Last Updated on June 17, 2020 by Leyla Kazim
If it was possible to pluck a fictional eaterie out of the Parisian back streets of the film Amelie and plant it on Bermondsey Street in London, it would look exactly like Casse-Croûte. This small bistro with around 20 seats and a few spaces to prop up the digestif laden bar is about as French as Gérard Depardieu sporting a beret and belting out the full run of La Marseillaise. But more bijou (thankfully).
It has everything to match the French bistro of your mind, the sort you would hope to stumble into on the left bank after a walk from Montparnasse late one evening to continue a conversation about the works of Yann Tiersen over pastis and cassoulet..
Complete with red gingham tablecloths, café curtains, a black and white checked floor, heavily accented staff and French paraphernalia adorning the walls, it is the perfect place to entertain an intimate evening of animated conversation, saucisson and some very good vin rouge.
The restaurant opened in July this year, the brainchild of Hervé Durochat (co-partner of José across the road) and set up by Durochat and Alexandre Bonnefoy (ex-assistant head sommelier at Arts Club). The brief and daily changing menu is scrawled in French on a chalkboard at the back of the room – three options for each of the three courses with a welcome translation from the waiters should you need it.
A glance at these photographed and shared on the Casse-Croûte twitter account each morning reveals a kitchen cooking up staples such as black pudding, tartares, confit de canard, bouillabaisse, veal stew, coq au vin and regular entries from lesser used cuts of meat such as beef tongue, brains, veal kidneys and on the evening of our visit, pig trotter meat (curiously shaped into cuboids and surrounded by a delicate pastry).
Sampling a forkful, it was heavy with the same gelatinous collagen that forms when boiling chicken feet (so I was informed by my companion – Taiwanese – obviously). Not to my palate, but she lapped it up. ‘Great for the skin!’. If you say so. My herby chestnut soup was far more appetising; earthy, comforting and poured over a pile of coriander, dill and parsley at the table.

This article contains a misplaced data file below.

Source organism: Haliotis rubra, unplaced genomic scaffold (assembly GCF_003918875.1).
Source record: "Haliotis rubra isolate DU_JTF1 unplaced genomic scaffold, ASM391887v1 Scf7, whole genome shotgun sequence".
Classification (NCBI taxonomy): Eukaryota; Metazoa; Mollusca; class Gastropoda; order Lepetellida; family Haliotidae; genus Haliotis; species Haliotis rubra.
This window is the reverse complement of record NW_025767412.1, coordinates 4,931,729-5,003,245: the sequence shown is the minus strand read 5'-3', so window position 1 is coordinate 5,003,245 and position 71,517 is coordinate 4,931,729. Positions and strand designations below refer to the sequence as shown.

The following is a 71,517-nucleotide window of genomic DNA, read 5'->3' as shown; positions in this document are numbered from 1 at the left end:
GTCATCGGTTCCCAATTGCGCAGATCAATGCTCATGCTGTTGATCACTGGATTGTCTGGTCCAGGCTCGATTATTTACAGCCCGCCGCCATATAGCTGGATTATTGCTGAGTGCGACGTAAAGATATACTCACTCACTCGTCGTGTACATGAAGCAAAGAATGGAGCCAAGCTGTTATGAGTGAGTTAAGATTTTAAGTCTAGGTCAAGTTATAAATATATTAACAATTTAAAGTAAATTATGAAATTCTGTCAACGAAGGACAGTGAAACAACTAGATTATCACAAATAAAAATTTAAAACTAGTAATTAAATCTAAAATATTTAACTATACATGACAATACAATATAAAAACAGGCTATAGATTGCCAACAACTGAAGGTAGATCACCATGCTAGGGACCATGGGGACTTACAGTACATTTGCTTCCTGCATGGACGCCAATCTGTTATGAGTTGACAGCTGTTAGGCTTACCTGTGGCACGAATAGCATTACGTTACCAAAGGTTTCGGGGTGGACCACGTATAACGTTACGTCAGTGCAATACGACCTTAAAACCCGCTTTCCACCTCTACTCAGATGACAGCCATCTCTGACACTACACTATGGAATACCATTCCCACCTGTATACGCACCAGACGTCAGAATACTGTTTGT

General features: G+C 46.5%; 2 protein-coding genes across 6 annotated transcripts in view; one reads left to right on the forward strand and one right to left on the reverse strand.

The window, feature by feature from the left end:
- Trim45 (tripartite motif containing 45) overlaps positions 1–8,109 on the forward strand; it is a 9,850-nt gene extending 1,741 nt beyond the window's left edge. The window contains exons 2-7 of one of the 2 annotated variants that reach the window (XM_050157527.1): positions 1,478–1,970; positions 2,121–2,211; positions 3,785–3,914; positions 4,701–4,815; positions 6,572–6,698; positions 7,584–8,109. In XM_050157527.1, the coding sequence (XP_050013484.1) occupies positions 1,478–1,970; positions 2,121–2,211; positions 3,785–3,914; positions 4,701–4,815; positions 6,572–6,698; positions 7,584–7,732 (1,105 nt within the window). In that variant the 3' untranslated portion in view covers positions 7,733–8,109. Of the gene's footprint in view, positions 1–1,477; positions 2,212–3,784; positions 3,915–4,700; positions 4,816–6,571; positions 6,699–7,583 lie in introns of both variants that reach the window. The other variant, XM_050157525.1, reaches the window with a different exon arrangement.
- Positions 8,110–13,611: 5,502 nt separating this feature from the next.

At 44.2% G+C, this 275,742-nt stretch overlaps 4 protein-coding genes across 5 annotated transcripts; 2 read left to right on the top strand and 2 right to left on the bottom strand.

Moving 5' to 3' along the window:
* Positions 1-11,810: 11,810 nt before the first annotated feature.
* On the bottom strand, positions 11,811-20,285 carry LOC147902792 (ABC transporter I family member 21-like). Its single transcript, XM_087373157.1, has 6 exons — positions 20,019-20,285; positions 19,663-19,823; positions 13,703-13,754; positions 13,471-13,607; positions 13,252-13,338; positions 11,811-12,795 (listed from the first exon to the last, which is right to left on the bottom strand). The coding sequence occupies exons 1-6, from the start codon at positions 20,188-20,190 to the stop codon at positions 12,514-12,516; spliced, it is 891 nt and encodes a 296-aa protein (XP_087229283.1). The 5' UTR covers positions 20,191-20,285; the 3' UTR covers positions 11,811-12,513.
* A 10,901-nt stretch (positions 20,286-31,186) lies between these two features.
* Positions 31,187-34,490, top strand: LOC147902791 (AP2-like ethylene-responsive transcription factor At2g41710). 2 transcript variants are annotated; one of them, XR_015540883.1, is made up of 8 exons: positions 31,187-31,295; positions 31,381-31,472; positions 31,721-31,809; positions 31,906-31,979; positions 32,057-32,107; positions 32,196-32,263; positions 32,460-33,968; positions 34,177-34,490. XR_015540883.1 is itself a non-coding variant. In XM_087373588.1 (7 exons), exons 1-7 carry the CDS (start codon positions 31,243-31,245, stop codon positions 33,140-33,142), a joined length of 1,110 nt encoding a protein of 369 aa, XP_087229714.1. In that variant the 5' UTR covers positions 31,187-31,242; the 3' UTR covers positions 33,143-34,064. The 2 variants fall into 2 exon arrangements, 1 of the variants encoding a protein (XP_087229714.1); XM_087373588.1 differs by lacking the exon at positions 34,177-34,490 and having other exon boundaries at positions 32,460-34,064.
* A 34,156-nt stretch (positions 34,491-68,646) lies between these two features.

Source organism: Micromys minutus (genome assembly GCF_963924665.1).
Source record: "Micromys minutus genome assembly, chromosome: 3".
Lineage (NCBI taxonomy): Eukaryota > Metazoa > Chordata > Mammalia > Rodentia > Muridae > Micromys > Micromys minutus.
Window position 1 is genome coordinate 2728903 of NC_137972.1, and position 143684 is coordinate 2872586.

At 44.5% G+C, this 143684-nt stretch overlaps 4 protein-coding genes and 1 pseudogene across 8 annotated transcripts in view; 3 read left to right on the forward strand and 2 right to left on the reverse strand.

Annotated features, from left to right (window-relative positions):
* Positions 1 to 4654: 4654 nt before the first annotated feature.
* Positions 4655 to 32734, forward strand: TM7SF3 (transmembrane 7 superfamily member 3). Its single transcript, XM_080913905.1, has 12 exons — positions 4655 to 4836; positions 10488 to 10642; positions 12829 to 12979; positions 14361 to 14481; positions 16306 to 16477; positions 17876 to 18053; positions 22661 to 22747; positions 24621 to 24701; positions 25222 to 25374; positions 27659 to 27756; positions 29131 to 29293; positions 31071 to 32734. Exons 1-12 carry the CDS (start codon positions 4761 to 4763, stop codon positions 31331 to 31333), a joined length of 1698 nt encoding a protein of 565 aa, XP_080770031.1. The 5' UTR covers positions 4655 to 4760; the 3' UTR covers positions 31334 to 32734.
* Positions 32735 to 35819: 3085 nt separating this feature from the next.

The rabbit was good, disintegrating into a boiled egg yolk like paste on the tongue (an acquired texture I suspect), the meat beefed up with creamy dauphinoise, garlic mushrooms, and the whole plate well seasoned with salt crystals. The girls had a duck pie topped with potato concealing rich, dark, slow-cooked meat within, and I had a side of food envy.
We three each opted for a dainty portion of tarte au citron topped with soft meringue for dessert. Perfectly pleasing, but since the juice from lemons may as well run through my veins (the Turkish side speaking), more citrus would have pleased me further.
When, at the end of an evening, what I ordered matches what I wish I had ordered, the venture can be deemed a success. On this occasion, the fromage and charcuterie managed to escape my clutches despite the busy saucisson slicer in full view; there was every intention to order it, but we were defeated.
In addition, the three of us were cramped around what should have been a table for just two, next to the toilet door which at times had clientèle outside waiting to use. My friend had her chair repeatedly kicked by a very apologetic but albeit completely mal-coordinated waiter due to her being sat where there should not have been a seat. These perils in exchange for the intimacy created by the snug space – I would specifically request a different table on my return.
And return I am certain I will do. With such a frequently changing menu there’s a lot that needs working through. Not to mention the draw of a gloriously stinking French cheese platter.
Liked lots: atmosphere, French-ness, daily changing menu, neighbourhood restaurant
Liked less: our specific table that was too cramped
Good for: romantically lit date, small groups, an authentic taste of France without the Eurostar
My rating: 3.5/5